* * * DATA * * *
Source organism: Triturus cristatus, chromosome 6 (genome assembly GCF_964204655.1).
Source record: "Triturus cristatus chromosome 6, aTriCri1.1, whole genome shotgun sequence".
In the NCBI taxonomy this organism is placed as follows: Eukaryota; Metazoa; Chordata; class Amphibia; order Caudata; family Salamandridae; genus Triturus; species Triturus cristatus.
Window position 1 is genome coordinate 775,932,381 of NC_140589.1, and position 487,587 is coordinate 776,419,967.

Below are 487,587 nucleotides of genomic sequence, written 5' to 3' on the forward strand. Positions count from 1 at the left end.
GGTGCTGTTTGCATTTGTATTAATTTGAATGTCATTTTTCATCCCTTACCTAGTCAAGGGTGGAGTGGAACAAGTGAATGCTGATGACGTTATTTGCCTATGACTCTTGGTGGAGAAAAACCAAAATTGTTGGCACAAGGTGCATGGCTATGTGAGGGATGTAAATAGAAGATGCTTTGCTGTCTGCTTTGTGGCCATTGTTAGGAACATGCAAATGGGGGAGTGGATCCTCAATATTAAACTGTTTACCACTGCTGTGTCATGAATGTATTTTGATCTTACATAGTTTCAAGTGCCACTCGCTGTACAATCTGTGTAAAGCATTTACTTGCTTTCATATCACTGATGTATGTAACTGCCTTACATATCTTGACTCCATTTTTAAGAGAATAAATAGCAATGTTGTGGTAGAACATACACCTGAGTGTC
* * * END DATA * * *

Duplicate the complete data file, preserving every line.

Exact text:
Source organism: Triturus cristatus, chromosome 6 (genome assembly GCF_964204655.1).
Source record: "Triturus cristatus chromosome 6, aTriCri1.1, whole genome shotgun sequence".
In the NCBI taxonomy this organism is placed as follows: Eukaryota; Metazoa; Chordata; class Amphibia; order Caudata; family Salamandridae; genus Triturus; species Triturus cristatus.
Window position 1 is genome coordinate 775,932,381 of NC_140589.1, and position 487,587 is coordinate 776,419,967.

Below are 487,587 nucleotides of genomic sequence, written 5' to 3' on the forward strand. Positions count from 1 at the left end.
GGTGCTGTTTGCATTTGTATTAATTTGAATGTCATTTTTCATCCCTTACCTAGTCAAGGGTGGAGTGGAACAAGTGAATGCTGATGACGTTATTTGCCTATGACTCTTGGTGGAGAAAAACCAAAATTGTTGGCACAAGGTGCATGGCTATGTGAGGGATGTAAATAGAAGATGCTTTGCTGTCTGCTTTGTGGCCATTGTTAGGAACATGCAAATGGGGGAGTGGATCCTCAATATTAAACTGTTTACCACTGCTGTGTCATGAATGTATTTTGATCTTACATAGTTTCAAGTGCCACTCGCTGTACAATCTGTGTAAAGCATTTACTTGCTTTCATATCACTGATGTATGTAACTGCCTTACATATCTTGACTCCATTTTTAAGAGAATAAATAGCAATGTTGTGGTAGAACATACACCTGAGTGTC